An integrated comparative physiology and molecular approach pinpoints mediators of breath-hold capacity in dolphins
AbstractIschemic events, such as ischemic heart disease and ischemic stroke, are the number one cause of death globally. Ischemia prevents blood, carrying essential nutrients and oxygen, from reaching tissues and organ systems, leading to cell and tissue death, and eventual organ failure. While humans are relatively intolerant to these ischemic events, other species, such as marine mammals, have evolved remarkable tolerance to chronic ischemia/reperfusion during diving. Here we capitalized on the unique adaptations of bottlenose dolphins (Tursiops truncatus) as a comparative model of ischemic stress and hypoxia tolerance to identify molecular features associated with breath-holding. Using RNA-Seq we observed time-dependent upregulation of the arachidonate 5-lipoxygenase (ALOX5) gene during breath-holding. Consistent with the RNA-Seq data, we also observed increased ALOX5 enzymatic activity in the serum of dolphins undergoing breath holds. ALOX5 has previously been shown to be activated during hypoxia in rodent models, and its metabolites, leukotrienes, induce vasoconstriction. The upregulation of ALOX5 occurred within the estimated aerobic dive limit of the species, suggesting that ALOX5 enzymatic activity may promote tolerance to ischemic stress through sustained vasoconstriction in dolphins during diving. These observations pinpoint a potential molecular mechanism by which dolphins, and perhaps other marine mammals, have adapted to the prolonged breath-holds associated with diving.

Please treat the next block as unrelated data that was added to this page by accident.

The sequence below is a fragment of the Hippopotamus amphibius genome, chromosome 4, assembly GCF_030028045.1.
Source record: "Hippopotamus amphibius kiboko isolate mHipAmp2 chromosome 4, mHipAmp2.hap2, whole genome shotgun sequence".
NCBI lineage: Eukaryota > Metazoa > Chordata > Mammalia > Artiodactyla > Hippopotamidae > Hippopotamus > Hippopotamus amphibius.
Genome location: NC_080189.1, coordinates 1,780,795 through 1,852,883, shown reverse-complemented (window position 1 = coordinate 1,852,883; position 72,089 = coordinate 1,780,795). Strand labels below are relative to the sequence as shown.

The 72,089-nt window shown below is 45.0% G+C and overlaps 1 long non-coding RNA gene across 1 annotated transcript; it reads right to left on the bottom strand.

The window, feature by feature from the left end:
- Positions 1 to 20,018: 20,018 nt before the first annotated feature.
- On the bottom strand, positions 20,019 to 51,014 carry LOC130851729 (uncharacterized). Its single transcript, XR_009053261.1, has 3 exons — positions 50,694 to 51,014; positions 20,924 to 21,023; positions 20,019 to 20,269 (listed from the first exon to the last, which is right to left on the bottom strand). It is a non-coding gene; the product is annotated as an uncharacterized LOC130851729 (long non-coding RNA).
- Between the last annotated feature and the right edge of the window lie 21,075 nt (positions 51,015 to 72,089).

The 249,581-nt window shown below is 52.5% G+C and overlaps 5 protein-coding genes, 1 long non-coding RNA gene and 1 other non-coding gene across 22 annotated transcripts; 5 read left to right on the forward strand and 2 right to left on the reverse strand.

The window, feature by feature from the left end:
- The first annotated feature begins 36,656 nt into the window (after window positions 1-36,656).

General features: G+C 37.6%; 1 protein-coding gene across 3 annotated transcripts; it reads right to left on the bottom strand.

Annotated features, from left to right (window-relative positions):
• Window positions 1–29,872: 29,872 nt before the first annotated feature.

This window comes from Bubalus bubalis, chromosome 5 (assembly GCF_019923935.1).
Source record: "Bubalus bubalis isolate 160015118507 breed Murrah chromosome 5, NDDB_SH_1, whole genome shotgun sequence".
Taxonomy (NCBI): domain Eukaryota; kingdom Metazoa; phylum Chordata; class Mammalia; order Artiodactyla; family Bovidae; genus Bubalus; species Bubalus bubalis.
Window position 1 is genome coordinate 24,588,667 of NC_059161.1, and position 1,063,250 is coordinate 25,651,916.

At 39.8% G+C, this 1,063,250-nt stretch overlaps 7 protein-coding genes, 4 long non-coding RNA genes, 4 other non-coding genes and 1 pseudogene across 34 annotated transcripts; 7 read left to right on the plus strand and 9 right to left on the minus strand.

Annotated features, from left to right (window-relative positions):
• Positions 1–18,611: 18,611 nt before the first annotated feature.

Blawas, AM; Ware, KE; Schmaltz, E; Zheng, L; Spruance, J; Allen, AS; West, N; Devos, N; Corcoran, DL; Nowacek, DP; Eward, WC; Fahlman, A; Somarelli, JA
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